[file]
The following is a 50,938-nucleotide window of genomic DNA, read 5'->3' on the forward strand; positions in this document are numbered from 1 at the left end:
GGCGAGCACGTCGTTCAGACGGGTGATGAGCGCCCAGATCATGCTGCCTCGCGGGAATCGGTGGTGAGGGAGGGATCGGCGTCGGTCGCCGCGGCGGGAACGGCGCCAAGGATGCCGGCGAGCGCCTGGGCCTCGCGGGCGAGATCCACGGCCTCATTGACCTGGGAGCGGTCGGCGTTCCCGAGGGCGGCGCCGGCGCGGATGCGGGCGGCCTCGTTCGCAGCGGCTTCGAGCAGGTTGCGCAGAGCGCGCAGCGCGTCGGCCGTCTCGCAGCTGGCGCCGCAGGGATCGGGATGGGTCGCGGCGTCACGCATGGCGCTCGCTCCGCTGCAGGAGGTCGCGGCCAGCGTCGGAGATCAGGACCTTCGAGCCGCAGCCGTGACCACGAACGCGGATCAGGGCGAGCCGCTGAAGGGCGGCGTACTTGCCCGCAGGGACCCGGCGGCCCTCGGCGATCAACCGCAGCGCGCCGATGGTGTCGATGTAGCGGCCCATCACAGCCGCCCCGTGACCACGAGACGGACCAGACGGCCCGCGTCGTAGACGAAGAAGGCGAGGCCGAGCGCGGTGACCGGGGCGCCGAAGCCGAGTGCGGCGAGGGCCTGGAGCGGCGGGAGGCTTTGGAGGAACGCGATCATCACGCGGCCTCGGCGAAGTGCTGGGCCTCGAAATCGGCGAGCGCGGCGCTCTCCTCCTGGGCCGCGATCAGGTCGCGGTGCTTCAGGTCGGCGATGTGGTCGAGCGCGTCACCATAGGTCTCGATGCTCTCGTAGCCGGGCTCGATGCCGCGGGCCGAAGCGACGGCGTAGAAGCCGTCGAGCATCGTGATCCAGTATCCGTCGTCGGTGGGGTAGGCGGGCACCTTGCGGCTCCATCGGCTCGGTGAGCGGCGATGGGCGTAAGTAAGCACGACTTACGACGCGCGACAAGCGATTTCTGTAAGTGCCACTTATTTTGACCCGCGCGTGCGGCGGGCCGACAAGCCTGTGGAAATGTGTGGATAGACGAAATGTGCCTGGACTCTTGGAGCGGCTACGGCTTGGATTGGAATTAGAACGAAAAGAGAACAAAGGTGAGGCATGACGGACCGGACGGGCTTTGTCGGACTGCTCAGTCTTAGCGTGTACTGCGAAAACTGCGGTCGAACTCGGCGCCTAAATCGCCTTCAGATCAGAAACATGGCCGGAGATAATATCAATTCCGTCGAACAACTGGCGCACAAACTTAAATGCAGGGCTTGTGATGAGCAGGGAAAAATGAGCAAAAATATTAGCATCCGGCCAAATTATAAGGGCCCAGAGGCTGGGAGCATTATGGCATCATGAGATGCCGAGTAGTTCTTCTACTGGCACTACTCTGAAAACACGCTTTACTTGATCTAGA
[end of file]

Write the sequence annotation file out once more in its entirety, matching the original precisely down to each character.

The following is a 50,938-nucleotide window of genomic DNA, read 5'->3' on the forward strand; positions in this document are numbered from 1 at the left end:
GGCGAGCACGTCGTTCAGACGGGTGATGAGCGCCCAGATCATGCTGCCTCGCGGGAATCGGTGGTGAGGGAGGGATCGGCGTCGGTCGCCGCGGCGGGAACGGCGCCAAGGATGCCGGCGAGCGCCTGGGCCTCGCGGGCGAGATCCACGGCCTCATTGACCTGGGAGCGGTCGGCGTTCCCGAGGGCGGCGCCGGCGCGGATGCGGGCGGCCTCGTTCGCAGCGGCTTCGAGCAGGTTGCGCAGAGCGCGCAGCGCGTCGGCCGTCTCGCAGCTGGCGCCGCAGGGATCGGGATGGGTCGCGGCGTCACGCATGGCGCTCGCTCCGCTGCAGGAGGTCGCGGCCAGCGTCGGAGATCAGGACCTTCGAGCCGCAGCCGTGACCACGAACGCGGATCAGGGCGAGCCGCTGAAGGGCGGCGTACTTGCCCGCAGGGACCCGGCGGCCCTCGGCGATCAACCGCAGCGCGCCGATGGTGTCGATGTAGCGGCCCATCACAGCCGCCCCGTGACCACGAGACGGACCAGACGGCCCGCGTCGTAGACGAAGAAGGCGAGGCCGAGCGCGGTGACCGGGGCGCCGAAGCCGAGTGCGGCGAGGGCCTGGAGCGGCGGGAGGCTTTGGAGGAACGCGATCATCACGCGGCCTCGGCGAAGTGCTGGGCCTCGAAATCGGCGAGCGCGGCGCTCTCCTCCTGGGCCGCGATCAGGTCGCGGTGCTTCAGGTCGGCGATGTGGTCGAGCGCGTCACCATAGGTCTCGATGCTCTCGTAGCCGGGCTCGATGCCGCGGGCCGAAGCGACGGCGTAGAAGCCGTCGAGCATCGTGATCCAGTATCCGTCGTCGGTGGGGTAGGCGGGCACCTTGCGGCTCCATCGGCTCGGTGAGCGGCGATGGGCGTAAGTAAGCACGACTTACGACGCGCGACAAGCGATTTCTGTAAGTGCCACTTATTTTGACCCGCGCGTGCGGCGGGCCGACAAGCCTGTGGAAATGTGTGGATAGACGAAATGTGCCTGGACTCTTGGAGCGGCTACGGCTTGGATTGGAATTAGAACGAAAAGAGAACAAAGGTGAGGCATGACGGACCGGACGGGCTTTGTCGGACTGCTCAGTCTTAGCGTGTACTGCGAAAACTGCGGTCGAACTCGGCGCCTAAATCGCCTTCAGATCAGAAACATGGCCGGAGATAATATCAATTCCGTCGAACAACTGGCGCACAAACTTAAATGCAGGGCTTGTGATGAGCAGGGAAAAATGAGCAAAAATATTAGCATCCGGCCAAATTATAAGGGCCCAGAGGCTGGGAGCATTATGGCATCATGAGATGCCGAGTAGTTCTTCTACTGGCACTACTCTGAAAACACGCTTTACTTGATCTAGA